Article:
The U.S Postal Service will unveil a new stamp in Los Angeles today that is intended to aid the fight against breast cancer by earmarking for the first time a share of sales proceeds for research.
The new stamp comes as a result of efforts by a Sacramento physician and a woman who lost a breast to cancer and now heads a Covina-based organization that assists those with the disease. Together, they convinced Congress to pass the necessary legislation.
The 40-cent stamp will function like a regular 32-cent, first-class stamp. The extra 8 cents from each stamp will be turned over to breast cancer research programs of the National Institutes of Health and the U.S. Department of Defense, which conducts cancer research.
"Literally, stamp by stamp, penny by penny, the American people can raise millions of dollars a year," said Elizabeth Mullen, 39, founder and CEO of the Covina-based Women's Information Network Against Breast Cancer.
The Postal Service has been reluctant to issue such stamps and the idea was opposed by some stamp collectors, who complained that a surcharge was an unfair tax imposed on their hobby.
"We never wanted to be in a position of picking which charity [would benefit]," said post office spokesman Don Smeraldi.
Smeraldi said the Postal Service will have to devise a system for tracking sales of the new stamp.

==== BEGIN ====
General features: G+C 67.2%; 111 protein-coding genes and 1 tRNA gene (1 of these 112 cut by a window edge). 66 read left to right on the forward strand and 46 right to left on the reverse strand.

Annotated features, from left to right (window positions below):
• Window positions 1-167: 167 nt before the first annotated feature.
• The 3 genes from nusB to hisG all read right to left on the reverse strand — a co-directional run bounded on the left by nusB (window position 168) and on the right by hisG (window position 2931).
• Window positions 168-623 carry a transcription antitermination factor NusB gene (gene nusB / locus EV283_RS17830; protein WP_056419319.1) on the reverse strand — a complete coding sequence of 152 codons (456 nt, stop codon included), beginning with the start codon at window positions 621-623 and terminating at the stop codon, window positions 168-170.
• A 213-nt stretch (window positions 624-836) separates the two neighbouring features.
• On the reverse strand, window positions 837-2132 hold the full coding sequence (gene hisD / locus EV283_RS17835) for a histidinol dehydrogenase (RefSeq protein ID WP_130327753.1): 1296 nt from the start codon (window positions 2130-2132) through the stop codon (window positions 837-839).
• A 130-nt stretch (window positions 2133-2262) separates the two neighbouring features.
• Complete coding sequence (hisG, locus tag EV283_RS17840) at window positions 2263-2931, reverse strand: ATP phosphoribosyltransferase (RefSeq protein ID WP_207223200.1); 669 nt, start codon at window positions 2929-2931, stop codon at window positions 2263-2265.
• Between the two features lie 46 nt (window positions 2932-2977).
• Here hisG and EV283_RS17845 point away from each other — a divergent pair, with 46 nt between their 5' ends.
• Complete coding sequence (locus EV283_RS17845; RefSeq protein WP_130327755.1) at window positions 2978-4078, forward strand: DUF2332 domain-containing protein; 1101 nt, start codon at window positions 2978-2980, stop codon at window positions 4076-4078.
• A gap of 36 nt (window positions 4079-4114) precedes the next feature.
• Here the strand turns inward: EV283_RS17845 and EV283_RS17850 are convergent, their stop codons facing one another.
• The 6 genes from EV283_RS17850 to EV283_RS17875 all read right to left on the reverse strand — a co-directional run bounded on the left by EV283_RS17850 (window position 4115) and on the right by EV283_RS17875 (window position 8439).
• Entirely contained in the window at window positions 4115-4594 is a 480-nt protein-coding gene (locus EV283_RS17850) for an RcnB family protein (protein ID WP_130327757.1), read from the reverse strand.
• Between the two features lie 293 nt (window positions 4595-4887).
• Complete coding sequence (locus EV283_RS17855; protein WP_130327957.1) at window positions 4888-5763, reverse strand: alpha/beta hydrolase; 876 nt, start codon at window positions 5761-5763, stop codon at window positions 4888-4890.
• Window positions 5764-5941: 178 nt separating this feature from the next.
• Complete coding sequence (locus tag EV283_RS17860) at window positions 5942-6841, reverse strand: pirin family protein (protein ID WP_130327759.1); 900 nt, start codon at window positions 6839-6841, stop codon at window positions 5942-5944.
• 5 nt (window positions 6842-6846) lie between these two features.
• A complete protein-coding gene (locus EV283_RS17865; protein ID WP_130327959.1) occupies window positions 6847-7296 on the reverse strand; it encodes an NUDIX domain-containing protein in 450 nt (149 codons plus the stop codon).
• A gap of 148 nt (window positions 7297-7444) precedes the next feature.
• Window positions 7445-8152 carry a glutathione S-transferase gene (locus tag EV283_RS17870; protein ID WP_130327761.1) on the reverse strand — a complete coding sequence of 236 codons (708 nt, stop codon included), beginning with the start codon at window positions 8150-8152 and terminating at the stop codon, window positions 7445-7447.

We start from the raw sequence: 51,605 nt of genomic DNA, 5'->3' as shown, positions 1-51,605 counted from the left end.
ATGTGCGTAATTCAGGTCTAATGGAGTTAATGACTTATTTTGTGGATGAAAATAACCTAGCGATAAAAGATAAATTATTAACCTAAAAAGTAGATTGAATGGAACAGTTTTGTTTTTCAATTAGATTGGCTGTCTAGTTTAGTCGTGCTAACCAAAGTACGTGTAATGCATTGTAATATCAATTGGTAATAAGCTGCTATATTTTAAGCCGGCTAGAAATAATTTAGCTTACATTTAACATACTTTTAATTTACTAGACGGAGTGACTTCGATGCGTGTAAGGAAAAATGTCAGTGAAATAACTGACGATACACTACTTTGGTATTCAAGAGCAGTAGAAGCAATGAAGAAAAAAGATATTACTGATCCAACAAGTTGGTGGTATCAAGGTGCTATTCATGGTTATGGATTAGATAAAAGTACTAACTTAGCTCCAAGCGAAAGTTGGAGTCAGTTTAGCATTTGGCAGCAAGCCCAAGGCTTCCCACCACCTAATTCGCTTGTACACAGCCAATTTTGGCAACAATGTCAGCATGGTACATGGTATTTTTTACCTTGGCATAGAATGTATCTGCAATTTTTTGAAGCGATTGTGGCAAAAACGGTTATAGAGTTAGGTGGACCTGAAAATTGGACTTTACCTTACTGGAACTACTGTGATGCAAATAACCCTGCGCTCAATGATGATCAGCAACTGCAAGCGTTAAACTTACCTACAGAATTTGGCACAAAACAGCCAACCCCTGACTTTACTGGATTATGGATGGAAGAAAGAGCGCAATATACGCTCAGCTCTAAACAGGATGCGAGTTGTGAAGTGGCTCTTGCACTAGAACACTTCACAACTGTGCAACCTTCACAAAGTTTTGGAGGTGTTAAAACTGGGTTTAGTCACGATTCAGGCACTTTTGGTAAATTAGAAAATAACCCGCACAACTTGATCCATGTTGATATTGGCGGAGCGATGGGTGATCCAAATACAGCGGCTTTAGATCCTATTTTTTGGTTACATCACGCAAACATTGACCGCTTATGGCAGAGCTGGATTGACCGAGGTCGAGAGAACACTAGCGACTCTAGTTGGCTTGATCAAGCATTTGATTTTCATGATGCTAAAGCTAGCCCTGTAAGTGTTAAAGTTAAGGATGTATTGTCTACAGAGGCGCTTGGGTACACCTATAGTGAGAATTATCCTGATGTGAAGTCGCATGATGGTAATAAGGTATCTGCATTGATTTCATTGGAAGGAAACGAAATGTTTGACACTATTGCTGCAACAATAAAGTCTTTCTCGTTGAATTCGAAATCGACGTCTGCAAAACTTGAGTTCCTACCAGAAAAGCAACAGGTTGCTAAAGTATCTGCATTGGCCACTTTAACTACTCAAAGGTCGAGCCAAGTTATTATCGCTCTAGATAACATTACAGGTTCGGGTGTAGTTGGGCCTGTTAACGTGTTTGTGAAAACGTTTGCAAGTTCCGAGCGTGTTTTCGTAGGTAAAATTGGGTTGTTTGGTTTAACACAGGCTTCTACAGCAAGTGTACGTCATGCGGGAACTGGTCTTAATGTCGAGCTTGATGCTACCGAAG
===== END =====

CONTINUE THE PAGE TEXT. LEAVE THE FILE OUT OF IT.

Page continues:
Although the stamp will not be sold until August, its design will be publicly revealed this morning at the Los Angeles Memorial Coliseum, where tens of thousands are expected to participate in the fifth annual Revlon Run and Walk for Women. The event is dedicated to women's health and breast and ovarian cancer awareness.
The stamp is a line drawing of a woman's upper body with the words "Fund the fight. Find a cure."
The post office agreed to print at least 100 million of the stamps during a two-year test run, according to Smeraldi. Congress permitted the Postal Service to add a surcharge of up to 25% of face value for the special issue.
Mullen said the idea for the stamp came from Sacramento surgeon Ernie Bodai, who specializes in breast cancer surgery. "He called me one night after he had performed three mastectomies and said we have to do something," said Mullen, who lives in San Diego.
A naturalized American citizen, Bodai, 47, fled Budapest, Hungary, with his parents during the anti-Soviet revolution of 1956 and spent a year and a half in refugee camps before entering the United States.
"I've learned government can be very responsive," said Bodai, who chuckled as he recalled relying on an eighth-grade civics textbook to plan his stamp campaign.
"I was really getting frustrated," he said. "The chances of dying from this disease are the same now as they were mid-century."
To start, Bodai wrote the Postal Service with his stamp idea and got a rejection notice, he said. He then enlisted help from Mullen.
The two Californians repeatedly prowled the halls of Capitol Hill looking for support for their idea, hoping that a congressional bill could force the Postal Service into action. "What I was doing without really realizing it was becoming a lobbyist," Bodai said.